73 CEOs Sign IATA Charter on Aviation Safety Culture

The International Air Transport Association (IATA) has announced that 73 airlines have committed to its Safety Leadership Charter, focusing on passenger and airline staff safety.

IATA said the charter was created in collaboration with airlines worldwide and aviation community members, with the goal of encouraging safety cultures through eight principles.

The principles include: Reinforcing safety through both words and actions; Fostering safety awareness among employees, the leadership team, and the board; Guiding the integration of safety into business strategies, processes, and performance measures; and Creating the internal capacity to proactively manage safety and collectively achieve organisational safety goals.

Other principles include: Creating an atmosphere of trust, where all employees feel responsible for safety and are encouraged and expected to report safety-related information; Establishing a working environment in which clear expectations of acceptable and unacceptable behaviors are communicated and understood; Creating an environment where all employees feel responsibility for safety; and Regularly assessing and improving an organizational safety culture.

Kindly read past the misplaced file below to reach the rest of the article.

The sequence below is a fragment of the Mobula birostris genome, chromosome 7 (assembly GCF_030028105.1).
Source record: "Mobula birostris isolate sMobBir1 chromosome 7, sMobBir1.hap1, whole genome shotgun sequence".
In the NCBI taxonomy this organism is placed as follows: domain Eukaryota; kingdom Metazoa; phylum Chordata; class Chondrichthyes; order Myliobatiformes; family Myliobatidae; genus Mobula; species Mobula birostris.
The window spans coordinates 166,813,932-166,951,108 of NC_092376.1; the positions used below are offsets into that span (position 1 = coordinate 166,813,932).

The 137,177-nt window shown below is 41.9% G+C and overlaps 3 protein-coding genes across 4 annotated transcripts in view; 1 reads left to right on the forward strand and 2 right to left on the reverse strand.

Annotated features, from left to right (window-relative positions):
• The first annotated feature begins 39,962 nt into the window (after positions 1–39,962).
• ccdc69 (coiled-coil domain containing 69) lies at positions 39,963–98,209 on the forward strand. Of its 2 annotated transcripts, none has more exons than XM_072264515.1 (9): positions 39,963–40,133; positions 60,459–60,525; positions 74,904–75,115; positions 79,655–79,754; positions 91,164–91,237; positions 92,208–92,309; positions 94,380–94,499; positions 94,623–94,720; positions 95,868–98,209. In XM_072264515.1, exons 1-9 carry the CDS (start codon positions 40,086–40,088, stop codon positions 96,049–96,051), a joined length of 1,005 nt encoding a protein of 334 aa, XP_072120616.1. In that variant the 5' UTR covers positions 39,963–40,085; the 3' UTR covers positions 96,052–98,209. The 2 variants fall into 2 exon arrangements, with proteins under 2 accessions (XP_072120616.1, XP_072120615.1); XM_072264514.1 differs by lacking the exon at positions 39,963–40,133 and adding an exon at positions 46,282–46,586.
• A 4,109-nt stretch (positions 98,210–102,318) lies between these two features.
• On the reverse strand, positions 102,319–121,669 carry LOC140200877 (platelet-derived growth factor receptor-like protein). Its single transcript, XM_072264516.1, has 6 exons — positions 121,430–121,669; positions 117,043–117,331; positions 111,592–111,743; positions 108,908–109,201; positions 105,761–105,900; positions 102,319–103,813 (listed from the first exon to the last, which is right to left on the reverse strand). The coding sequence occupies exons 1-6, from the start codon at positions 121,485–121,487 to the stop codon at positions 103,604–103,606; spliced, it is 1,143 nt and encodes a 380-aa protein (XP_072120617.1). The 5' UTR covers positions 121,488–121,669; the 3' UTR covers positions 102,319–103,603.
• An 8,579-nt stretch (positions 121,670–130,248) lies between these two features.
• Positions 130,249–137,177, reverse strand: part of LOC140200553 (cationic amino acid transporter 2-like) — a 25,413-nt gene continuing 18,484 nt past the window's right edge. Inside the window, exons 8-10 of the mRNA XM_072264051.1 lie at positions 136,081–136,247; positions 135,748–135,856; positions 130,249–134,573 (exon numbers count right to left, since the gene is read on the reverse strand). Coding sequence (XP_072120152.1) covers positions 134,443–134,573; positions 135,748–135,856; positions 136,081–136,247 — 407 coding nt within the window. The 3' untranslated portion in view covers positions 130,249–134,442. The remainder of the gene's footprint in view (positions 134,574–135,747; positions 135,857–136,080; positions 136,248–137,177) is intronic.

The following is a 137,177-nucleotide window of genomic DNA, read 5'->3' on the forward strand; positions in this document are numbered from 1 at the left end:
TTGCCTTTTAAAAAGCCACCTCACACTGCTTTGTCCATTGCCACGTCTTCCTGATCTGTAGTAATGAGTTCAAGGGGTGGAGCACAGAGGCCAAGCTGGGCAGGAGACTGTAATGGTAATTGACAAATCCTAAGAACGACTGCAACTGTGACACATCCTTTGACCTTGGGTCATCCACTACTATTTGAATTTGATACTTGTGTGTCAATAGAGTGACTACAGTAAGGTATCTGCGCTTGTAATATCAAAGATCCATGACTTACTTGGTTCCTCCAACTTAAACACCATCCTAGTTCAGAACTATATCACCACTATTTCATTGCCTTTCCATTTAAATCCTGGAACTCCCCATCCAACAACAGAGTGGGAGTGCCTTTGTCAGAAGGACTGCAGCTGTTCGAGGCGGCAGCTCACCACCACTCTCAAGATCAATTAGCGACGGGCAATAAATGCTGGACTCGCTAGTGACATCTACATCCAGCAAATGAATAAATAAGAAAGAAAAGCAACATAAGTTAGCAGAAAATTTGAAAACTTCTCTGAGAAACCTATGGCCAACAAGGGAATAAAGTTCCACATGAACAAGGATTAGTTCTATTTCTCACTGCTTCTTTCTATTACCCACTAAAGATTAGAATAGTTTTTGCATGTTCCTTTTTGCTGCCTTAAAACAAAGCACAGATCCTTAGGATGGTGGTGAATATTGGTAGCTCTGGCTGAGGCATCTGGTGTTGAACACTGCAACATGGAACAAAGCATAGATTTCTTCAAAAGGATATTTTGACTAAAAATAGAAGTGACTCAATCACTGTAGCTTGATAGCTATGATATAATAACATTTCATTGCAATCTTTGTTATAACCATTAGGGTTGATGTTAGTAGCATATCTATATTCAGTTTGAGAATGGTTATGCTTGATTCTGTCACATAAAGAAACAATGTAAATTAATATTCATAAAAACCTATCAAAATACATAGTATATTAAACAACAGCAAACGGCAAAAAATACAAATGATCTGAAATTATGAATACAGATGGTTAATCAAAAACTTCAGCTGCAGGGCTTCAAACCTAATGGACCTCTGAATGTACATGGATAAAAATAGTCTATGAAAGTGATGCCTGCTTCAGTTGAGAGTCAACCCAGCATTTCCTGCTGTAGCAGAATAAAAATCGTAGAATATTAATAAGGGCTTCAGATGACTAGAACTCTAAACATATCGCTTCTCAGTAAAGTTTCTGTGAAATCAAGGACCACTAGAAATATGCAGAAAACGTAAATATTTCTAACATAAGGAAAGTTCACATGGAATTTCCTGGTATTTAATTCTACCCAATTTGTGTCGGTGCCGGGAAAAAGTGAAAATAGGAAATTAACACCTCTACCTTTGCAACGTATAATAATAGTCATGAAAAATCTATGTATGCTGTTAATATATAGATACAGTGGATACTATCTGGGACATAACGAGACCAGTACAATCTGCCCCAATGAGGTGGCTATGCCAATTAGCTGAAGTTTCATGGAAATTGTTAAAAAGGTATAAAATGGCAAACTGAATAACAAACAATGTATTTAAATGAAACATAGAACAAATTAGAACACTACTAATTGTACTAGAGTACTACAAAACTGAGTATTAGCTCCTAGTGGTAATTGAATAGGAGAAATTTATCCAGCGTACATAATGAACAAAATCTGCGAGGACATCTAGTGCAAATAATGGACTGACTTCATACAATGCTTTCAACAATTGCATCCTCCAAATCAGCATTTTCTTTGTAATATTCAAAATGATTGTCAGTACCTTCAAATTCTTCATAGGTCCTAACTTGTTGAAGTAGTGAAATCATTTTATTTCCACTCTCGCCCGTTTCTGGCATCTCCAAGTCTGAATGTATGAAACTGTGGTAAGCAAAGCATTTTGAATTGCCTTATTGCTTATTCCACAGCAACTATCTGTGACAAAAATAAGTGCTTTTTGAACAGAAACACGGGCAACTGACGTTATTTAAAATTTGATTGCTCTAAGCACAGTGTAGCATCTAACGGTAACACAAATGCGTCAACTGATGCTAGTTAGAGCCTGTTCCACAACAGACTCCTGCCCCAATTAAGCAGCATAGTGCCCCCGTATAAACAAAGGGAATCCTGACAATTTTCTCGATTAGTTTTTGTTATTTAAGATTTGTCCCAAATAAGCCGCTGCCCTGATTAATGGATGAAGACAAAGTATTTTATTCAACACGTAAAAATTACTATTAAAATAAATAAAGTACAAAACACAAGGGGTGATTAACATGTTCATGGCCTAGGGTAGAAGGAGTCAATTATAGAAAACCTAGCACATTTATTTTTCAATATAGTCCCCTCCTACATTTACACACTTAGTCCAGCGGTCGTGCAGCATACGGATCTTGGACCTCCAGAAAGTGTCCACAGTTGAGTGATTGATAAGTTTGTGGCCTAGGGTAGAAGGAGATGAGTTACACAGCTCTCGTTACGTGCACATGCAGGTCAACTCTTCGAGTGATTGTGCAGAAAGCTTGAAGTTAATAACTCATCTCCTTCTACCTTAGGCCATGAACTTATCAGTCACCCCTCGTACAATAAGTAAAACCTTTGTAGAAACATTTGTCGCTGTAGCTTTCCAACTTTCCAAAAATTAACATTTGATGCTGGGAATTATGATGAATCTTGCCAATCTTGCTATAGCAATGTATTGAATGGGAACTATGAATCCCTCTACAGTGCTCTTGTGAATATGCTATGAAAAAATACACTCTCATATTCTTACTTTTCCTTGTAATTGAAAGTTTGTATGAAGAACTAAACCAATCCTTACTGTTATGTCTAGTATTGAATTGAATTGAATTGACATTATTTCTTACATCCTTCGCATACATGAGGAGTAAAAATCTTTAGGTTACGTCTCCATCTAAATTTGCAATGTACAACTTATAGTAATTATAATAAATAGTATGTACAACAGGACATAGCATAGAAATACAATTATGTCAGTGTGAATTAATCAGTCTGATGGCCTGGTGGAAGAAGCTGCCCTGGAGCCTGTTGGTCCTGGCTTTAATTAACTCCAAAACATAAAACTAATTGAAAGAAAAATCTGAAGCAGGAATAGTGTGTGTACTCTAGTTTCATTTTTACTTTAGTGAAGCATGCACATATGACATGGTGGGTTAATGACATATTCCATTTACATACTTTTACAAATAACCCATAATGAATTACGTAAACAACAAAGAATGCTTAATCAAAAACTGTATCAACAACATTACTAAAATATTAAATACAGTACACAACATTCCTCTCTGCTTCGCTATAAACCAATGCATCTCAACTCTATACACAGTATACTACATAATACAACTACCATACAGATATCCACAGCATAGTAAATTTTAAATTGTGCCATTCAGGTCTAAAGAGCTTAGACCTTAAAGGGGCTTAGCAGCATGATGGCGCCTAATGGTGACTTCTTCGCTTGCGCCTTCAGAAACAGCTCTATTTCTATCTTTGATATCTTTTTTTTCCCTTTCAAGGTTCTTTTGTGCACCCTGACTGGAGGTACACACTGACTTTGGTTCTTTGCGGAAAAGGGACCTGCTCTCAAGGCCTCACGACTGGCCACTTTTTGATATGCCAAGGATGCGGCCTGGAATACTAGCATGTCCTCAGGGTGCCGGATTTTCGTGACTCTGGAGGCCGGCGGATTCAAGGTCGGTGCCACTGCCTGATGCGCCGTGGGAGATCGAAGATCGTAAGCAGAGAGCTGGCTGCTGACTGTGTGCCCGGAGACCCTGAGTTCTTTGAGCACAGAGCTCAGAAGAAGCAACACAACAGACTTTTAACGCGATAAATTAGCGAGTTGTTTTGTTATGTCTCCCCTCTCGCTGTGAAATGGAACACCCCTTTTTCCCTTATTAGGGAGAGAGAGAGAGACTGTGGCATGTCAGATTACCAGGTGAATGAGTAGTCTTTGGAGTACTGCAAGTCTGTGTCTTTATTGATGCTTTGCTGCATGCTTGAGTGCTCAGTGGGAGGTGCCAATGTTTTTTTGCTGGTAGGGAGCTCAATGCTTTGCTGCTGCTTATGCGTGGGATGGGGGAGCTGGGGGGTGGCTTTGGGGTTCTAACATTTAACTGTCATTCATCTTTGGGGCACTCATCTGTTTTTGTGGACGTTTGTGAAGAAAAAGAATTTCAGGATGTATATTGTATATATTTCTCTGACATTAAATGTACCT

IATA said 2023 was the best year ever in the commercial aviation industry, noting that last year, no member airlines registered any fatalities, and not one crash occurred on a jet-engine aircraft. A turboprop aircraft crashed in Nepal in January; an ATR 72 operated as Yeti Airlines Flight 691.

IATA’s Director General, Willie Walsh, said:

 “Strong leadership and strong safety culture are interdependent. And both are needed to drive continuous improvements in safety performance. By putting their names to the IATA Safety Leadership Charter, 73 airline CEOs have set an example for their airlines and for the industry. In doing so, the Charter is a call to action that keeps in focus the critical obligation of airline CEOs to lead a safety culture that keeps their passengers and staff safe.”

In explaining the charter, the global body said the three major points of IATA’s strategy for improving safety in the industry, were safety leadership, safety risk, and safety connect. 

“First, IATA hopes to encourage safety cultures worldwide, which Boeing leadership has discussed since the major Alaska Airlines Boeing 737 MAX 9 door plug blowout in January. Safety risk means that collecting and analyzing data can identify and mitigate risks. Safety Connect encourages a transparent culture, enabling leaders to report, discuss, and resolve safety concerns,” the global association said.

IATA had also announced strengthened profitability projections for airlines in 2024 compared with its June and December 2023 forecasts and remarked that an aggregate return above the cost of capital, however, continues to elude the global airline industry.

Source: This Day

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